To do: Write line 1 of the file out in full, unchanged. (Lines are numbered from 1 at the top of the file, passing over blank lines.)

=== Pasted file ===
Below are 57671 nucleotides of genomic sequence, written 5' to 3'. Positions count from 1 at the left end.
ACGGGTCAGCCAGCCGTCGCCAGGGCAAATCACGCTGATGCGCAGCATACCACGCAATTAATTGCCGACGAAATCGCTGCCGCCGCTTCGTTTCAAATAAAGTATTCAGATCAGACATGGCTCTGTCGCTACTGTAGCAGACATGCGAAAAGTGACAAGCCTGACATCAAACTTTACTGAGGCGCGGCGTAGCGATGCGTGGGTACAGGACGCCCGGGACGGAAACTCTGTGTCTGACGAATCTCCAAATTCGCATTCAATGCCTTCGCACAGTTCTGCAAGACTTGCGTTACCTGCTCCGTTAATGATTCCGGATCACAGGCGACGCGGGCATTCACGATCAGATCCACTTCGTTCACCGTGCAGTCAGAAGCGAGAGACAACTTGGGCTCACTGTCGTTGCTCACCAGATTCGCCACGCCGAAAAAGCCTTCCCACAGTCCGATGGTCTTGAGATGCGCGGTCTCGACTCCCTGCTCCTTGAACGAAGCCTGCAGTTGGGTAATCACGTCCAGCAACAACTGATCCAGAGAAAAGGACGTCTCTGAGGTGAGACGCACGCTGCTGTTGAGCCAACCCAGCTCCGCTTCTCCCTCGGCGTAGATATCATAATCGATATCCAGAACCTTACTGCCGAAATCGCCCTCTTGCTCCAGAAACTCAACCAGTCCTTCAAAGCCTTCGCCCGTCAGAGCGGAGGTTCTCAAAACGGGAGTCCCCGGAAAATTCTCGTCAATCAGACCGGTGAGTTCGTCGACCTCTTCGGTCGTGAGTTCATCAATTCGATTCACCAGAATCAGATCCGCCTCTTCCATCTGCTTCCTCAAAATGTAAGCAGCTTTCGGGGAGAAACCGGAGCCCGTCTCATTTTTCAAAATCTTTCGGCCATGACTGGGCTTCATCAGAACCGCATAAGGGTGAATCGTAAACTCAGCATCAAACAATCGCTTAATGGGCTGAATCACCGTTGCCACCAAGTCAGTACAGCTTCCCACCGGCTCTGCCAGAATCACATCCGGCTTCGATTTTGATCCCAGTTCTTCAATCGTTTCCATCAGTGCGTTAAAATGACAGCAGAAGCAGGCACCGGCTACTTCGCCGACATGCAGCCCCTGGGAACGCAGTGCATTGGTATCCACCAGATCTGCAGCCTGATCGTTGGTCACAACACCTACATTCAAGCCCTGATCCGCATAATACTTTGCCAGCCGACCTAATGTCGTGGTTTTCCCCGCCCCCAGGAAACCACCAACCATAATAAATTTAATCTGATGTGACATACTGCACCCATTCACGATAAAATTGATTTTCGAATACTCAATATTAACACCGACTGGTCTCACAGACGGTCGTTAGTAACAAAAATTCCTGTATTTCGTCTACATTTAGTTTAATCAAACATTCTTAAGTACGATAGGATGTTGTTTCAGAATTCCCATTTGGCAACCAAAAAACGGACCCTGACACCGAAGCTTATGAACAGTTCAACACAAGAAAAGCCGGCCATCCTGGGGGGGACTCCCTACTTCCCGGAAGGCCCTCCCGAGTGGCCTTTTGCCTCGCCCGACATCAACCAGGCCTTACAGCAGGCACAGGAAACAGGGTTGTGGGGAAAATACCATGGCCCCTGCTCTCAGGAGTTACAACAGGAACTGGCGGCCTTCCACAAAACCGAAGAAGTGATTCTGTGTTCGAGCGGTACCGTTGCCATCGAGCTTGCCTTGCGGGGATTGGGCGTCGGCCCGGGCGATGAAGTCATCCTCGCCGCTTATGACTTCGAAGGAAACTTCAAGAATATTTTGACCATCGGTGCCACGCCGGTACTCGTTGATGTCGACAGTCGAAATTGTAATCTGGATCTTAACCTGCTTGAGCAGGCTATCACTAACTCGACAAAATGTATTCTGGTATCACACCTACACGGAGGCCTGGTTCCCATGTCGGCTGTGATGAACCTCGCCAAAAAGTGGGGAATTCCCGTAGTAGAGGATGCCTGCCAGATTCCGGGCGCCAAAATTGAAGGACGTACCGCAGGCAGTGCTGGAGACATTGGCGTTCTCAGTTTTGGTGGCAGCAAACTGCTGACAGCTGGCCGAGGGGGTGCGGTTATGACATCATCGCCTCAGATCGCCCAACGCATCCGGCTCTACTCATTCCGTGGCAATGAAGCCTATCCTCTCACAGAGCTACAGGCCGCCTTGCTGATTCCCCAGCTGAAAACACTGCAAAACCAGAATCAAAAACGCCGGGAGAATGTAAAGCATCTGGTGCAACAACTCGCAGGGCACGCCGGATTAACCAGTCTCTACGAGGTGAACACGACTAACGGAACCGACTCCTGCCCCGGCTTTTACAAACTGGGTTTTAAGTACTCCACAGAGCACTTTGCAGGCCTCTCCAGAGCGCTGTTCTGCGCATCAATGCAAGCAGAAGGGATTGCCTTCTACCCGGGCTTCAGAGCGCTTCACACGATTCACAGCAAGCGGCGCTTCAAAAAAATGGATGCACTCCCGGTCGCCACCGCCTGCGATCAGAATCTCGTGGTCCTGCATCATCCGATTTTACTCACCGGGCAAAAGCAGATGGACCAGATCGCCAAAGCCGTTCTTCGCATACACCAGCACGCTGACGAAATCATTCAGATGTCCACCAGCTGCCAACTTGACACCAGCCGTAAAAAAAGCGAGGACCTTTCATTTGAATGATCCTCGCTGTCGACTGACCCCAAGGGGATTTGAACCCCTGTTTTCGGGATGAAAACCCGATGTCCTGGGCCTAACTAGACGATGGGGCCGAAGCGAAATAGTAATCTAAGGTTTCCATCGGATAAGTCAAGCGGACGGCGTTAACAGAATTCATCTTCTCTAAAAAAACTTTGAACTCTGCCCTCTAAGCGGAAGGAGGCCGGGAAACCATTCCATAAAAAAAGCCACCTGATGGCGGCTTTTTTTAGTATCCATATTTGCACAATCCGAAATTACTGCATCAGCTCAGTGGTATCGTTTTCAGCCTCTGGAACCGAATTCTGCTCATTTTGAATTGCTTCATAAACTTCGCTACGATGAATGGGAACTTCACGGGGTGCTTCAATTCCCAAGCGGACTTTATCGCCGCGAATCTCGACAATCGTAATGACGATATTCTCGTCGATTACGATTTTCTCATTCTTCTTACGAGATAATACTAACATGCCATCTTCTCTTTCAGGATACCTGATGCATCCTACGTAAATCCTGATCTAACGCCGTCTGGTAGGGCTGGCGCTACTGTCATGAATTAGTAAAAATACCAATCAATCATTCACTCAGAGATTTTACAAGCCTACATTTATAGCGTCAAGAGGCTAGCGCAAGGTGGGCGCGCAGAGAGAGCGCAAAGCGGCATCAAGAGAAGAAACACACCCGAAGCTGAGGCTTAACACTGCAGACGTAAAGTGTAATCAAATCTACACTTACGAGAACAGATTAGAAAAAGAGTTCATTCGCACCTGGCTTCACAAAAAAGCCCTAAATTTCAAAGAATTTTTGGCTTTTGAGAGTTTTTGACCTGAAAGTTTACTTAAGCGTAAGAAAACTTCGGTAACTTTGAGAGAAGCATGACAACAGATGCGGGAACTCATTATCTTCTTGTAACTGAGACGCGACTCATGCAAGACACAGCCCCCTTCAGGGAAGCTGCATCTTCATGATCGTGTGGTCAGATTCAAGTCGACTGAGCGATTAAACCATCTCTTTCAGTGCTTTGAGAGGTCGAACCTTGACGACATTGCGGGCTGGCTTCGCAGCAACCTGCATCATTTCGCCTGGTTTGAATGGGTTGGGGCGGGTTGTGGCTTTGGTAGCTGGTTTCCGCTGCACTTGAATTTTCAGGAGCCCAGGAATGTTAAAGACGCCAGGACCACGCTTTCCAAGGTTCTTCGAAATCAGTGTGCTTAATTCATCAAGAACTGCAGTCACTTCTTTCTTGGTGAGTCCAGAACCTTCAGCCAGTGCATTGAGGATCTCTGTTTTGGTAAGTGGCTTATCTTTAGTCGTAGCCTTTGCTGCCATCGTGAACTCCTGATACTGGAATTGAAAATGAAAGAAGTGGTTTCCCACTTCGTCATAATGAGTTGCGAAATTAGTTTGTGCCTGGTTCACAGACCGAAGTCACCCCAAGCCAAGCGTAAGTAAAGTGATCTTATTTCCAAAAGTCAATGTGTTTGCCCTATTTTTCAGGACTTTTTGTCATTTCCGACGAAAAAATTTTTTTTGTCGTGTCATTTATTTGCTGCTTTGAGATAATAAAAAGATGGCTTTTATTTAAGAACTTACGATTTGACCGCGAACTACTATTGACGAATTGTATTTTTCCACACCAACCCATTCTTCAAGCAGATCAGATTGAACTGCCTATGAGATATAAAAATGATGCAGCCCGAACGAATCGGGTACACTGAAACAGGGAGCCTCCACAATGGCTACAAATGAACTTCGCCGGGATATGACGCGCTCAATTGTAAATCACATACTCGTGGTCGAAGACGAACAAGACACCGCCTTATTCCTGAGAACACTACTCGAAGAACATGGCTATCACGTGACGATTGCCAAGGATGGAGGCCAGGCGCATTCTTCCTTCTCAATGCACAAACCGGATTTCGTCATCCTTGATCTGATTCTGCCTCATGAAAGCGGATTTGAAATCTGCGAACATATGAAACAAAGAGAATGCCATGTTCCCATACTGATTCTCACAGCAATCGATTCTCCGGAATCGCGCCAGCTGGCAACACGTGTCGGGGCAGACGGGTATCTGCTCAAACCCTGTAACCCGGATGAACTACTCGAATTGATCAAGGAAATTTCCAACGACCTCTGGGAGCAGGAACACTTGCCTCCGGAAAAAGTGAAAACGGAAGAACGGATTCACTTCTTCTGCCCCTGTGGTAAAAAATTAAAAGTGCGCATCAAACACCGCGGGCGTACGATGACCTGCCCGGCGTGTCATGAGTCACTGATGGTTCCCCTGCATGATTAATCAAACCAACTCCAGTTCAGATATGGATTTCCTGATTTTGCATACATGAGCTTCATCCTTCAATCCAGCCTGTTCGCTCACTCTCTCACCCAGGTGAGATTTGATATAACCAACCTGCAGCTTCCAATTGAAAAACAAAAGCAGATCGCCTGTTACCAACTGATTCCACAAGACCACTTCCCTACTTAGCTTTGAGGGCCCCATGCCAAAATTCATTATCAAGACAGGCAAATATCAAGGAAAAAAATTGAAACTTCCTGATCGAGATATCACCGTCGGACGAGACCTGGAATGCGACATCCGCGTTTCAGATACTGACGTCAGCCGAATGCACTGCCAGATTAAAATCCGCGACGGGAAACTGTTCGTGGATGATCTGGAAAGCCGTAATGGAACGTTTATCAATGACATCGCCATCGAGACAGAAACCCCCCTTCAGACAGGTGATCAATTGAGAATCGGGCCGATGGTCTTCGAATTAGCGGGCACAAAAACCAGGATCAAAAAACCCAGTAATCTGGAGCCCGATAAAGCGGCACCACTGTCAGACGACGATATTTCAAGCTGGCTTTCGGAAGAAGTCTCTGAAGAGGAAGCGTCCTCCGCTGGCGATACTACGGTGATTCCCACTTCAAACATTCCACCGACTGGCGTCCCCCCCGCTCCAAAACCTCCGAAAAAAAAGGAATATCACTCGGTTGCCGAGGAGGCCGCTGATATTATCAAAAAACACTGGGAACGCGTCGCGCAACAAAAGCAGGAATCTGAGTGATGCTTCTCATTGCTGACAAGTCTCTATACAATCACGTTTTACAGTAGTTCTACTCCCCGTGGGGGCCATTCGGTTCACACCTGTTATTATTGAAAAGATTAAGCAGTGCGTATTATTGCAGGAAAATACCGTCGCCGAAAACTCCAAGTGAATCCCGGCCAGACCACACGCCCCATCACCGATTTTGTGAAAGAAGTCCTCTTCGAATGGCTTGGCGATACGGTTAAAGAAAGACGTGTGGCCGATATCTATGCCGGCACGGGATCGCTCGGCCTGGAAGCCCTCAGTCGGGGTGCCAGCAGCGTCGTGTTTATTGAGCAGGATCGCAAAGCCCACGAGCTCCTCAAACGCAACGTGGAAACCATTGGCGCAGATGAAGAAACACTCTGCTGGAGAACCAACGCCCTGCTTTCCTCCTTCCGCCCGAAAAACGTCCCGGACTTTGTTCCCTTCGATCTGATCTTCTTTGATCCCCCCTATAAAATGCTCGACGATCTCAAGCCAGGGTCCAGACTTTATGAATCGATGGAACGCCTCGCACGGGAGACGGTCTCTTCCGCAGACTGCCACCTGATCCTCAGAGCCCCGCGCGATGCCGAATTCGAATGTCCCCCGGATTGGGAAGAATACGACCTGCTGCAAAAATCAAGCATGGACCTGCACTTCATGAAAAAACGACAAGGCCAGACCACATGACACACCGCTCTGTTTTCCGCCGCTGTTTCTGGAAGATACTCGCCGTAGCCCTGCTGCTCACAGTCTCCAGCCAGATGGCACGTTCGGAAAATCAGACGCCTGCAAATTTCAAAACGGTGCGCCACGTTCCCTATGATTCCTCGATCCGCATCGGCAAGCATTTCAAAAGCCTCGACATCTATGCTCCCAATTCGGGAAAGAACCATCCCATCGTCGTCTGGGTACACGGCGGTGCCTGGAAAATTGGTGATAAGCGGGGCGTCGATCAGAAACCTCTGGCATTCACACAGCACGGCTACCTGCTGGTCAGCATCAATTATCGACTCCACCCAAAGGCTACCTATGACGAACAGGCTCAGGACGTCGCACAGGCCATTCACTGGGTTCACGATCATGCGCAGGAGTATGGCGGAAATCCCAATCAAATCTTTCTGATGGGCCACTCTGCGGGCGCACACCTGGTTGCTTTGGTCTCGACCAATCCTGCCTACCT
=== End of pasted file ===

Below are 57671 nucleotides of genomic sequence, written 5' to 3'. Positions count from 1 at the left end.